I know this is not a journey you ever wanted to make… I hope Candace House can make it easier.
Suddenly after experiencing a crime, you may find yourself needing a completely different set of tools to survive a new world you didn’t know existed.
You may find you need a new set of words – for example. Somehow the language and vocabulary have changed. It’s like entering a new land without your passport in hand or a reliable translator.
You may find yourself inhabited by a volcanic set of emotions. Sometimes it is fear that takes control. Then it’s anger, frustration and extreme irritability. Sometimes it’s sadness – a longing for the way things were.
As you journey through this new land, you might find yourself obsessed with a deep longing for justice – for some outside authority that has the capacity to set it all right again. This often leads to incredible disappointment that everything is failing you and it will never be the same.
When we thought of creating Candace House, our main objective was to create a safe place that puts you the victim first. Much of the legal system is focused on the wider society’s need for safety and control. They are looking after the perpetrator – and rightfully so – but in all of this there needs to be someone looking after the needs of you – the victim.
Looking back on the murder of our daughter, I just remember the nightmare of 33 years. I remember the first time I was called the “parent of a murdered child.” My identity had changed. Everything changed. My world, which had been so safe, normal and fun, had turned into this strange wilderness with wild animals, dry heat and no road map.
During those early years, all I remember was my need to find something safe. I was always looking for simple relief or someone who was safe. My world had turned hostile and I needed to regain a sense of safety.
I found myself looking for a safe liaison to help us communicate with the police force. The process of investigation seemed cruel and heartless at times.
I looked for a safe support group – a people of like-experience to share my story so that I wouldn’t feel as if I was going crazy.
I needed help to deal with the concept of a mysterious murderer – some person within our neighbourhood had intentionally murdered our daughter. Who would do such a thing? Our whole world view shifted and we had to learn to deal with violence – a new concept for us. How do you deal with antisocial – people for whatever reason, intentionally break all the rules. How do you restore justice or even a sense of justice when crime becomes a norm or at least it feels that way?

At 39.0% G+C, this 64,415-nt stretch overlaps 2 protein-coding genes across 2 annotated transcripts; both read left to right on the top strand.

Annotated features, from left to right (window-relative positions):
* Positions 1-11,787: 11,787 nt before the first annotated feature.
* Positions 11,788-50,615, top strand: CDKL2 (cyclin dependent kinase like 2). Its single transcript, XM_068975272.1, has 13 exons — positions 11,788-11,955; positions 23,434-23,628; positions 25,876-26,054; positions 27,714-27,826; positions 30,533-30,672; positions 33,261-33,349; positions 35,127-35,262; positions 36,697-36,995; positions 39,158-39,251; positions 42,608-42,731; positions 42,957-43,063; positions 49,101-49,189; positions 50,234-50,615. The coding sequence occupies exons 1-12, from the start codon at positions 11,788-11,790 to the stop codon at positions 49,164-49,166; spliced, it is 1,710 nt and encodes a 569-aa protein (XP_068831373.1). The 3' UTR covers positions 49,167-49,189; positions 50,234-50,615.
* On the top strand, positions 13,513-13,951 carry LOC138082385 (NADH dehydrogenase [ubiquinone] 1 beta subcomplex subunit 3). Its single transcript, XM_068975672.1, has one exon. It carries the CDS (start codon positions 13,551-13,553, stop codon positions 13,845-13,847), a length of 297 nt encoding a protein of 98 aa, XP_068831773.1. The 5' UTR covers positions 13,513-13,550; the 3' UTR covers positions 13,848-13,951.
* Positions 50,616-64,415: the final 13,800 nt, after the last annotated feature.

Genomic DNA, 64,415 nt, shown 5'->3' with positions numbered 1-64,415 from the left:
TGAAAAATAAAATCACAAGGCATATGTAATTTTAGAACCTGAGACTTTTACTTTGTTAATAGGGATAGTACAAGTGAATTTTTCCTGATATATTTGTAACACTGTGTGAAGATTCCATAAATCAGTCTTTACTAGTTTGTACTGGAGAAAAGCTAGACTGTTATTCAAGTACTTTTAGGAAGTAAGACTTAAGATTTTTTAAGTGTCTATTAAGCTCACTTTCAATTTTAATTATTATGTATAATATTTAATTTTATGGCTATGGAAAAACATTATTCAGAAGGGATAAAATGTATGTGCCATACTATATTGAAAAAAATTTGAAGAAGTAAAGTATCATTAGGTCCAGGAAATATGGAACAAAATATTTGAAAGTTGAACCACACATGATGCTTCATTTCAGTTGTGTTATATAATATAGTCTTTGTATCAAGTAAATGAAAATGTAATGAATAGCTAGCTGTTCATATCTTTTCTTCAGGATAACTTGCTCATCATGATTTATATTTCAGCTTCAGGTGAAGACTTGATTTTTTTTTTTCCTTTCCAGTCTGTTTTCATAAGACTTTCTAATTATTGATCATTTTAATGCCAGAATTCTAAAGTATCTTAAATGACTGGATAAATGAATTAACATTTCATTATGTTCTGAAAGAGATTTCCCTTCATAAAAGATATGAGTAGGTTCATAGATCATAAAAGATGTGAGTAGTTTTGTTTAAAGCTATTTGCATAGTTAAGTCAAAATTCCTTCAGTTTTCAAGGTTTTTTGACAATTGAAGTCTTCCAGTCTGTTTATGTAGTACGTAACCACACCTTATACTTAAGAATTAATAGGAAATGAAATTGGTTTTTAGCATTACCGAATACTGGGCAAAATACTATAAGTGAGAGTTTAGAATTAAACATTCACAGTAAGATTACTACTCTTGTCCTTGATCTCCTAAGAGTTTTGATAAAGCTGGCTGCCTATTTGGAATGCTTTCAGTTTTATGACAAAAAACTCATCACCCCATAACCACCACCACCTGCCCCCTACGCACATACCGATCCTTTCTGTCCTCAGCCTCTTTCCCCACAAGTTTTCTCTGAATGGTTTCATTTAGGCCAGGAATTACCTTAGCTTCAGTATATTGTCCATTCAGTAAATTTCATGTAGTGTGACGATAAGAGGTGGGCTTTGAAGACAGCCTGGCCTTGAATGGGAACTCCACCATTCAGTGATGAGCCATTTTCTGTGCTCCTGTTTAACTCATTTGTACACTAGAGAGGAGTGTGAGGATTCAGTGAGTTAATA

Then after the person was arrested, I needed someone safe to ask my dumb questions about the process and not make me feel ignorant.
In the end, during deliberation, I needed a place off the law courts campus, a kind of home away from home. After a stressful day in the oak trimmed marble halls and rooms of the court building, I needed something homey to offset the feeling of isolation physically and emotionally.
My dream was to establish a house that would understand all of this and just “be there for all crime victims.”
There are many excellent devoted people who saw the need and made it happen. It is now a reality.
We want Candace House to be that for you. We want it to be a safe place for all those extremely important conversations that need to happen. A safe place to escape those courtrooms and become a home away from home. A place filled with new words and resources to help you navigate the systems. A place to hang out with those who understand you and your new story.
Finally, my hope for you, dear family, is that after you have survived the journey, which now might seem an impossible dream, you will be able to look back and feel that even though there never is any justification for violations of any kind, that the journey itself back to health was filled with new learnings, new friends, and supportive people who were on your side throughout. My hope is that your happiness will not have disappeared but was deepened with new understandings.
(An open letter to families written by Candace House visionary, Wilma Derksen, remains as true today as when it was written two years ago as we opened our doors and welcomed our first families. Please consider donating today.)